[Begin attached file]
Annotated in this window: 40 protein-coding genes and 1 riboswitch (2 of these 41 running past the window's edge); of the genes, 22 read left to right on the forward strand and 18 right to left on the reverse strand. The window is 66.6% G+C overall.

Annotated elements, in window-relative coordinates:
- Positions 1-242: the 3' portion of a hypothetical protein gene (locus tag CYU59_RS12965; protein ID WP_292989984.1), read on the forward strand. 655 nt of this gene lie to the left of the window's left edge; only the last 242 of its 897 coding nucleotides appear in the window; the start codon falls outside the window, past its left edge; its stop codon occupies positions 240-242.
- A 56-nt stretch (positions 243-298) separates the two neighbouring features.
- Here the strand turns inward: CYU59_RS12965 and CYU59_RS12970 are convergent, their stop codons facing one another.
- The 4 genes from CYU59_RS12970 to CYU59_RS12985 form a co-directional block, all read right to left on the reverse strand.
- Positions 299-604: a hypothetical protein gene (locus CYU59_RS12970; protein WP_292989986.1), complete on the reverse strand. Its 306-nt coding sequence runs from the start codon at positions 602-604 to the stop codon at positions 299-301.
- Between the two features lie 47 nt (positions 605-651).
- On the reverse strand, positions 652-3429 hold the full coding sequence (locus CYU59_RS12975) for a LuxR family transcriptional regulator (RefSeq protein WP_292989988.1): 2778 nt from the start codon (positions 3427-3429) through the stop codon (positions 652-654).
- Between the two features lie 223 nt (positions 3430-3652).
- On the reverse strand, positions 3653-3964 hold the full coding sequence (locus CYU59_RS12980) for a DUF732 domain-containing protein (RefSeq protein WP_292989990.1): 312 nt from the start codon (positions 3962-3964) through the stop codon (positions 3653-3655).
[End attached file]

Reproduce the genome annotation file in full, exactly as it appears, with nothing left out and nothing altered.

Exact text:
Annotated in this window: 40 protein-coding genes and 1 riboswitch (2 of these 41 running past the window's edge); of the genes, 22 read left to right on the forward strand and 18 right to left on the reverse strand. The window is 66.6% G+C overall.

Annotated elements, in window-relative coordinates:
- Positions 1-242: the 3' portion of a hypothetical protein gene (locus tag CYU59_RS12965; protein ID WP_292989984.1), read on the forward strand. 655 nt of this gene lie to the left of the window's left edge; only the last 242 of its 897 coding nucleotides appear in the window; the start codon falls outside the window, past its left edge; its stop codon occupies positions 240-242.
- A 56-nt stretch (positions 243-298) separates the two neighbouring features.
- Here the strand turns inward: CYU59_RS12965 and CYU59_RS12970 are convergent, their stop codons facing one another.
- The 4 genes from CYU59_RS12970 to CYU59_RS12985 form a co-directional block, all read right to left on the reverse strand.
- Positions 299-604: a hypothetical protein gene (locus CYU59_RS12970; protein WP_292989986.1), complete on the reverse strand. Its 306-nt coding sequence runs from the start codon at positions 602-604 to the stop codon at positions 299-301.
- Between the two features lie 47 nt (positions 605-651).
- On the reverse strand, positions 652-3429 hold the full coding sequence (locus CYU59_RS12975) for a LuxR family transcriptional regulator (RefSeq protein WP_292989988.1): 2778 nt from the start codon (positions 3427-3429) through the stop codon (positions 652-654).
- Between the two features lie 223 nt (positions 3430-3652).
- On the reverse strand, positions 3653-3964 hold the full coding sequence (locus CYU59_RS12980) for a DUF732 domain-containing protein (RefSeq protein WP_292989990.1): 312 nt from the start codon (positions 3962-3964) through the stop codon (positions 3653-3655).